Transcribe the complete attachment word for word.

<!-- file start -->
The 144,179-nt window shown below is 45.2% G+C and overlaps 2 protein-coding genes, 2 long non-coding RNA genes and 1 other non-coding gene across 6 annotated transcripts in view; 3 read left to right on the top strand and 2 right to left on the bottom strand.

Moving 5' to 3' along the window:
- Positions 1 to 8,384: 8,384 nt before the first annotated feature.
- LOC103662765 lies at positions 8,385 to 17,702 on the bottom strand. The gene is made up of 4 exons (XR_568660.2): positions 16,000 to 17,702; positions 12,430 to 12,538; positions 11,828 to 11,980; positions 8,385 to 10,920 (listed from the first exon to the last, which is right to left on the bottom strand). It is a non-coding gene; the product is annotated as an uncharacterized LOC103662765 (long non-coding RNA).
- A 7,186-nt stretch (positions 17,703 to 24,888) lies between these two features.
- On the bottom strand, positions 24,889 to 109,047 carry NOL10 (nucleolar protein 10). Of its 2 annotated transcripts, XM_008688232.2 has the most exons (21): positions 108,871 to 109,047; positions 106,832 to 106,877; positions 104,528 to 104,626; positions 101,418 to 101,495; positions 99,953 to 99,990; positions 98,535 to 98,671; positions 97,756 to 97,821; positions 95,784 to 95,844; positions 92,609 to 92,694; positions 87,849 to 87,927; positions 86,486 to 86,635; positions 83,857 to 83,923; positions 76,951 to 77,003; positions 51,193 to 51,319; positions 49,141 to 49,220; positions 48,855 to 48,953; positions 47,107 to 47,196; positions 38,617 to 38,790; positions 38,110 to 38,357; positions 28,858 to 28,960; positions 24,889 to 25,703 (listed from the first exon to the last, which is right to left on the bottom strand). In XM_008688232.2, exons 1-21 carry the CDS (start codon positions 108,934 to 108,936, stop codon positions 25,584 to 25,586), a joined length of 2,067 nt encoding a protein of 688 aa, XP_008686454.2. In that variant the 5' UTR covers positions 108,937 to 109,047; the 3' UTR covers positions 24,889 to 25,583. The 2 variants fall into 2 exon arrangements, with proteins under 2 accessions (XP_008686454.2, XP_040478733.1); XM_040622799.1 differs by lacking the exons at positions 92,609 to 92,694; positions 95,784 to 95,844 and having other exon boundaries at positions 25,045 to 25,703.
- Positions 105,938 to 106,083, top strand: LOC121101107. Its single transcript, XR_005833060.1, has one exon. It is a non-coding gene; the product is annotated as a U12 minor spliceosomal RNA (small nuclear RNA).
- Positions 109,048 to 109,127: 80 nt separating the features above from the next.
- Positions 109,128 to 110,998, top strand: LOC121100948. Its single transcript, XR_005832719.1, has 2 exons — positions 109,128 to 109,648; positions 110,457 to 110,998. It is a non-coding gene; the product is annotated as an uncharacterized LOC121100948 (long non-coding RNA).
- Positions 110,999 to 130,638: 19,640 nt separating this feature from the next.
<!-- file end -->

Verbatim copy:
The 144,179-nt window shown below is 45.2% G+C and overlaps 2 protein-coding genes, 2 long non-coding RNA genes and 1 other non-coding gene across 6 annotated transcripts in view; 3 read left to right on the top strand and 2 right to left on the bottom strand.

Moving 5' to 3' along the window:
- Positions 1 to 8,384: 8,384 nt before the first annotated feature.
- LOC103662765 lies at positions 8,385 to 17,702 on the bottom strand. The gene is made up of 4 exons (XR_568660.2): positions 16,000 to 17,702; positions 12,430 to 12,538; positions 11,828 to 11,980; positions 8,385 to 10,920 (listed from the first exon to the last, which is right to left on the bottom strand). It is a non-coding gene; the product is annotated as an uncharacterized LOC103662765 (long non-coding RNA).
- A 7,186-nt stretch (positions 17,703 to 24,888) lies between these two features.
- On the bottom strand, positions 24,889 to 109,047 carry NOL10 (nucleolar protein 10). Of its 2 annotated transcripts, XM_008688232.2 has the most exons (21): positions 108,871 to 109,047; positions 106,832 to 106,877; positions 104,528 to 104,626; positions 101,418 to 101,495; positions 99,953 to 99,990; positions 98,535 to 98,671; positions 97,756 to 97,821; positions 95,784 to 95,844; positions 92,609 to 92,694; positions 87,849 to 87,927; positions 86,486 to 86,635; positions 83,857 to 83,923; positions 76,951 to 77,003; positions 51,193 to 51,319; positions 49,141 to 49,220; positions 48,855 to 48,953; positions 47,107 to 47,196; positions 38,617 to 38,790; positions 38,110 to 38,357; positions 28,858 to 28,960; positions 24,889 to 25,703 (listed from the first exon to the last, which is right to left on the bottom strand). In XM_008688232.2, exons 1-21 carry the CDS (start codon positions 108,934 to 108,936, stop codon positions 25,584 to 25,586), a joined length of 2,067 nt encoding a protein of 688 aa, XP_008686454.2. In that variant the 5' UTR covers positions 108,937 to 109,047; the 3' UTR covers positions 24,889 to 25,583. The 2 variants fall into 2 exon arrangements, with proteins under 2 accessions (XP_008686454.2, XP_040478733.1); XM_040622799.1 differs by lacking the exons at positions 92,609 to 92,694; positions 95,784 to 95,844 and having other exon boundaries at positions 25,045 to 25,703.
- Positions 105,938 to 106,083, top strand: LOC121101107. Its single transcript, XR_005833060.1, has one exon. It is a non-coding gene; the product is annotated as a U12 minor spliceosomal RNA (small nuclear RNA).
- Positions 109,048 to 109,127: 80 nt separating the features above from the next.
- Positions 109,128 to 110,998, top strand: LOC121100948. Its single transcript, XR_005832719.1, has 2 exons — positions 109,128 to 109,648; positions 110,457 to 110,998. It is a non-coding gene; the product is annotated as an uncharacterized LOC121100948 (long non-coding RNA).
- Positions 110,999 to 130,638: 19,640 nt separating this feature from the next.